2011 Field Season

Khentkawes Town East: Returning to the Lower Buried Building

Posted on Feb 17, 2011

Posted by Dan Jones We re-started our excavation on the enigmatic structure that is situated at the eastern limit of the L-shaped Khentkawes mortuary complex. The 2008 and 2009 seasons revealed a wealth of information on this structure, aptly named the Lower Buried Building (LBB) due to its position at the base of an extensive quarry cut in the limestone bedrock.

The Lower Buried Building (LBB) looking west towards the tomb of Khentkawes. (photo by Mark Lehner)

The Old Kingdom builders put substantial thought and effort into LBB. Two ramps, one leading up from the south and one leading up from the north, give access to the causeway of the Queen’s mortuary complex from a lower open terrace. A higher-level corridor leads in from the east, accessed from the terrace by a stairway.

Our careful peeling back of the collapsed mudbrick during the previous two seasons has given us a better understanding of how the LBB was constructed and developed over time. Our investigations have also given us insight into the purpose of the LBB. We found votive offering pottery of the 4th/5th Dynasty. It is therefore possible that the LBB had a ritual function associated with the mortuary complex of Khentkawes.

Our overall aim this season at LBB is to test the ideas developed from our last season here in 2009. By bringing together over 1200 excavated features, we have been able to reconstruct a history of the LBB, from when it was first constructed to when it was abandoned and claimed by the sand. However, we are still uncertain of the sequence of building and how the sequence relates to the higher-level L-shaped settlement to the west.

We are targeting excavations to specific areas where we hope that we can gain information that will help us to make more grounded interpretations.

So far this season Kasia Olchowska has been working in the northern part of the LBB, in an area where an erosion gully cuts right through the east/west section of the structure. This gully exposed a cross section of most of the structural elements providing an unique opportunity to investigate how the LBB was built as well as how and why later changes were made.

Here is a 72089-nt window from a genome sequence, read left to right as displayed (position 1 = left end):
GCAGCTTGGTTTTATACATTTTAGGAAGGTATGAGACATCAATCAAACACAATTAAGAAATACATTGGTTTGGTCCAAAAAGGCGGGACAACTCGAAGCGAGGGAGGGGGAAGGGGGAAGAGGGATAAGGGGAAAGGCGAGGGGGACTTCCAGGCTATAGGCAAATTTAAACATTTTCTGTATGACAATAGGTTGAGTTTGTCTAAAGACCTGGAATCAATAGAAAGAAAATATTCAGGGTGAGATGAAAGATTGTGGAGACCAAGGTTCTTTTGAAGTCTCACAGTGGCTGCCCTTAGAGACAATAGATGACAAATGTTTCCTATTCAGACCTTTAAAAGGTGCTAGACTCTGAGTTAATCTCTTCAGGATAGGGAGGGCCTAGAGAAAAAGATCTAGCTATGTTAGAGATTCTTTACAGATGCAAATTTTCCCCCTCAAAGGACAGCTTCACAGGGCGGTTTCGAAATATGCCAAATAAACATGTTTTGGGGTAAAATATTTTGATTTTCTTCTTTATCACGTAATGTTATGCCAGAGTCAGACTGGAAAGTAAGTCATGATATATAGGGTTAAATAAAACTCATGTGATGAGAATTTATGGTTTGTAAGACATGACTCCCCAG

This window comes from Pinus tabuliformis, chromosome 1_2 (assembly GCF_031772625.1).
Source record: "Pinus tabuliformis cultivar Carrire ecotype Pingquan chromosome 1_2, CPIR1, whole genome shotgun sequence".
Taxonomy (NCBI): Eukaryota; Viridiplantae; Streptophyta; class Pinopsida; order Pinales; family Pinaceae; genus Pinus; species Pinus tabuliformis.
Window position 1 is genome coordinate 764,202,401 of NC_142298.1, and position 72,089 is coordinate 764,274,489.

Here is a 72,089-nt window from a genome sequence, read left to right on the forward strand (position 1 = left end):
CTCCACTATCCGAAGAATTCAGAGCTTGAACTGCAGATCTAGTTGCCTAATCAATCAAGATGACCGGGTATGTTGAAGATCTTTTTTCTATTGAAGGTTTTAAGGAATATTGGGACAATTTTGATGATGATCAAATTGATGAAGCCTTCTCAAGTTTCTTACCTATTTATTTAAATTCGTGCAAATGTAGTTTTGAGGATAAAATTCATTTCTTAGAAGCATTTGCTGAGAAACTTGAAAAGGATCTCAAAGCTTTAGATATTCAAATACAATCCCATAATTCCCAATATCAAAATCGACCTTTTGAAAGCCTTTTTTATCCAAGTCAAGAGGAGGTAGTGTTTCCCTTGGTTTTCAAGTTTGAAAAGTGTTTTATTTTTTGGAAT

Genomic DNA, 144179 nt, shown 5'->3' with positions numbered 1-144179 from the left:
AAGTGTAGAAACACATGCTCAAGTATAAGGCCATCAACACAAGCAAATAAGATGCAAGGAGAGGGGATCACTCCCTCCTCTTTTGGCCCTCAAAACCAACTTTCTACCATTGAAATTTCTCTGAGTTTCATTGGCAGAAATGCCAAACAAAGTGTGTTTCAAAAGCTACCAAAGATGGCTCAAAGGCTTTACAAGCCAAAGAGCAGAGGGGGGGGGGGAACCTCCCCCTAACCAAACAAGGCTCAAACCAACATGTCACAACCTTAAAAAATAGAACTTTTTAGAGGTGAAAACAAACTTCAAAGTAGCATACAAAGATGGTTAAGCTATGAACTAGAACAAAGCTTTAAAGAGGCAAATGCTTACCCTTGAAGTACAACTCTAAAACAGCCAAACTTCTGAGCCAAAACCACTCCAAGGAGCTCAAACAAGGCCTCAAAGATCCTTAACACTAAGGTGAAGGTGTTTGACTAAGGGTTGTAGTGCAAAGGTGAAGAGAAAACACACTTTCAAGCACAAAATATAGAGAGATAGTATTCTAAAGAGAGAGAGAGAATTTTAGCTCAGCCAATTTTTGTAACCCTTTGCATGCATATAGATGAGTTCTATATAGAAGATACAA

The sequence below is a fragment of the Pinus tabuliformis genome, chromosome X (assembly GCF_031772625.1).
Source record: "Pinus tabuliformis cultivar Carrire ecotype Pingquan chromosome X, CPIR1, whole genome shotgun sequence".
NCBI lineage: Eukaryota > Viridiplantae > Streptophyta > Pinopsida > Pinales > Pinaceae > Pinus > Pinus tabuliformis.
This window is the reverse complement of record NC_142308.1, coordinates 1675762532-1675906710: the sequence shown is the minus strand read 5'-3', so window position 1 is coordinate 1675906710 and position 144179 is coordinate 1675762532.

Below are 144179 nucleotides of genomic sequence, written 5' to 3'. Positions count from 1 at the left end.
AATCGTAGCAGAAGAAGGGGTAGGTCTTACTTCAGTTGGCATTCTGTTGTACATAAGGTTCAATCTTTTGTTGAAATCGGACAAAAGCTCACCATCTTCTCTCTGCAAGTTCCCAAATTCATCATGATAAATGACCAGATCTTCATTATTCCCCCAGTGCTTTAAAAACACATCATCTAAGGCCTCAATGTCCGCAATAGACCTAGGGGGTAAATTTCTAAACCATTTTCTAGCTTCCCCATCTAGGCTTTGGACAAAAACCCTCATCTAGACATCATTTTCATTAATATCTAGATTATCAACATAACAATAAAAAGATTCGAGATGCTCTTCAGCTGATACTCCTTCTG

One of the interesting findings is that the LBB’s northern bounding wall, although a substantial construction was affected by pressure from debris building up outside the structure. This required at least two retaining walls to be built over time on the inside to make the wall more structurally secure. Kasia is also trying to determine when in the life of the building that gully was cut.

Kasia in the LBB's northern erosion gully. When was it cut? (photo by Richard Redding)

I have been excavating a section of the much better preserved southern ramp that leads up from the south to the entrance of the causeway. Our goal here is to better understand how the different spaces and levels of this complex building were accessed. Our excavation shows that the ramp went through six phases of development; two involving a shorter and wider ramp, and four involving a narrowed ramp sloped down to corridor on the south and connected, eventually, to another ramp on the north.

The southern lateral ramp (SLR) with excavation in two place: the center of the ramp and its lower end. (photo by Mark Lehner)

Slowly but surely this mysterious structure is revealing its secrets. Work is moving at a pace and further developments will be posted soon.

Dan Jones (photo by Hilary Mcdonald)



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